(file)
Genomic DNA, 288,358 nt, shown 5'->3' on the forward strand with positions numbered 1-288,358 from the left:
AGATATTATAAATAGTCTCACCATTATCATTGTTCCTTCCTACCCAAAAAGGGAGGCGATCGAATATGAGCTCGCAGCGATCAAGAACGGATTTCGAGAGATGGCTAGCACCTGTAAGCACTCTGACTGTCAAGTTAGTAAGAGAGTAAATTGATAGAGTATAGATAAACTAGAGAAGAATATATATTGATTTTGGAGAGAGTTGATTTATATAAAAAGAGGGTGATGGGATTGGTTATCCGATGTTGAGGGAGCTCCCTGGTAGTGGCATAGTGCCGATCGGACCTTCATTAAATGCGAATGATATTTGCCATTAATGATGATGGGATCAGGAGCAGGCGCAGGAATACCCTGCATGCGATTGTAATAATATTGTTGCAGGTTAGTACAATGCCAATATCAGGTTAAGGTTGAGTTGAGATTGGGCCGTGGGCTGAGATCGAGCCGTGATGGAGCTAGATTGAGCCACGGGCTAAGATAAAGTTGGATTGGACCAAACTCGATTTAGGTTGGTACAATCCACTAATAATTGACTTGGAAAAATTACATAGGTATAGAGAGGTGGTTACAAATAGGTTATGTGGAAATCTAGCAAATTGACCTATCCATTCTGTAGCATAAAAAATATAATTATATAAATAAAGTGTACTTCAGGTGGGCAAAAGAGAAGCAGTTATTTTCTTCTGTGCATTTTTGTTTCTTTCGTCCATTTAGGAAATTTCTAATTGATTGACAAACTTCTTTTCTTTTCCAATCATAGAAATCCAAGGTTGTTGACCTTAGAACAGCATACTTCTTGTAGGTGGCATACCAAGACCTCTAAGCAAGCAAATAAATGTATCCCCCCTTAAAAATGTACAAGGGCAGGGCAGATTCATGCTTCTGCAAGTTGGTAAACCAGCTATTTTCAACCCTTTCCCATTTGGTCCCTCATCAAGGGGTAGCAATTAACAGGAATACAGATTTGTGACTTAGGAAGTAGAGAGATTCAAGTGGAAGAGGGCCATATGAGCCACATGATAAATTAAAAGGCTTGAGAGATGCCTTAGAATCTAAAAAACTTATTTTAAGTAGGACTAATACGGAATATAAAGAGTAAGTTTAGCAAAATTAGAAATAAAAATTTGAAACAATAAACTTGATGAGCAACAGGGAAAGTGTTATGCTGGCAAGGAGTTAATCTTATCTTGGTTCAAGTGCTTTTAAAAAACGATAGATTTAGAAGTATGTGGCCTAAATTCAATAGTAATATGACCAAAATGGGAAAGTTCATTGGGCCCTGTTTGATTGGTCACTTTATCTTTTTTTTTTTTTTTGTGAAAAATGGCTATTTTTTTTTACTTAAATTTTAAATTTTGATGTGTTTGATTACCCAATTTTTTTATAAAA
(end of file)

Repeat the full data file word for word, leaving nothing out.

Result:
Genomic DNA, 288,358 nt, shown 5'->3' on the forward strand with positions numbered 1-288,358 from the left:
AGATATTATAAATAGTCTCACCATTATCATTGTTCCTTCCTACCCAAAAAGGGAGGCGATCGAATATGAGCTCGCAGCGATCAAGAACGGATTTCGAGAGATGGCTAGCACCTGTAAGCACTCTGACTGTCAAGTTAGTAAGAGAGTAAATTGATAGAGTATAGATAAACTAGAGAAGAATATATATTGATTTTGGAGAGAGTTGATTTATATAAAAAGAGGGTGATGGGATTGGTTATCCGATGTTGAGGGAGCTCCCTGGTAGTGGCATAGTGCCGATCGGACCTTCATTAAATGCGAATGATATTTGCCATTAATGATGATGGGATCAGGAGCAGGCGCAGGAATACCCTGCATGCGATTGTAATAATATTGTTGCAGGTTAGTACAATGCCAATATCAGGTTAAGGTTGAGTTGAGATTGGGCCGTGGGCTGAGATCGAGCCGTGATGGAGCTAGATTGAGCCACGGGCTAAGATAAAGTTGGATTGGACCAAACTCGATTTAGGTTGGTACAATCCACTAATAATTGACTTGGAAAAATTACATAGGTATAGAGAGGTGGTTACAAATAGGTTATGTGGAAATCTAGCAAATTGACCTATCCATTCTGTAGCATAAAAAATATAATTATATAAATAAAGTGTACTTCAGGTGGGCAAAAGAGAAGCAGTTATTTTCTTCTGTGCATTTTTGTTTCTTTCGTCCATTTAGGAAATTTCTAATTGATTGACAAACTTCTTTTCTTTTCCAATCATAGAAATCCAAGGTTGTTGACCTTAGAACAGCATACTTCTTGTAGGTGGCATACCAAGACCTCTAAGCAAGCAAATAAATGTATCCCCCCTTAAAAATGTACAAGGGCAGGGCAGATTCATGCTTCTGCAAGTTGGTAAACCAGCTATTTTCAACCCTTTCCCATTTGGTCCCTCATCAAGGGGTAGCAATTAACAGGAATACAGATTTGTGACTTAGGAAGTAGAGAGATTCAAGTGGAAGAGGGCCATATGAGCCACATGATAAATTAAAAGGCTTGAGAGATGCCTTAGAATCTAAAAAACTTATTTTAAGTAGGACTAATACGGAATATAAAGAGTAAGTTTAGCAAAATTAGAAATAAAAATTTGAAACAATAAACTTGATGAGCAACAGGGAAAGTGTTATGCTGGCAAGGAGTTAATCTTATCTTGGTTCAAGTGCTTTTAAAAAACGATAGATTTAGAAGTATGTGGCCTAAATTCAATAGTAATATGACCAAAATGGGAAAGTTCATTGGGCCCTGTTTGATTGGTCACTTTATCTTTTTTTTTTTTTTTGTGAAAAATGGCTATTTTTTTTTACTTAAATTTTAAATTTTGATGTGTTTGATTACCCAATTTTTTTATAAAA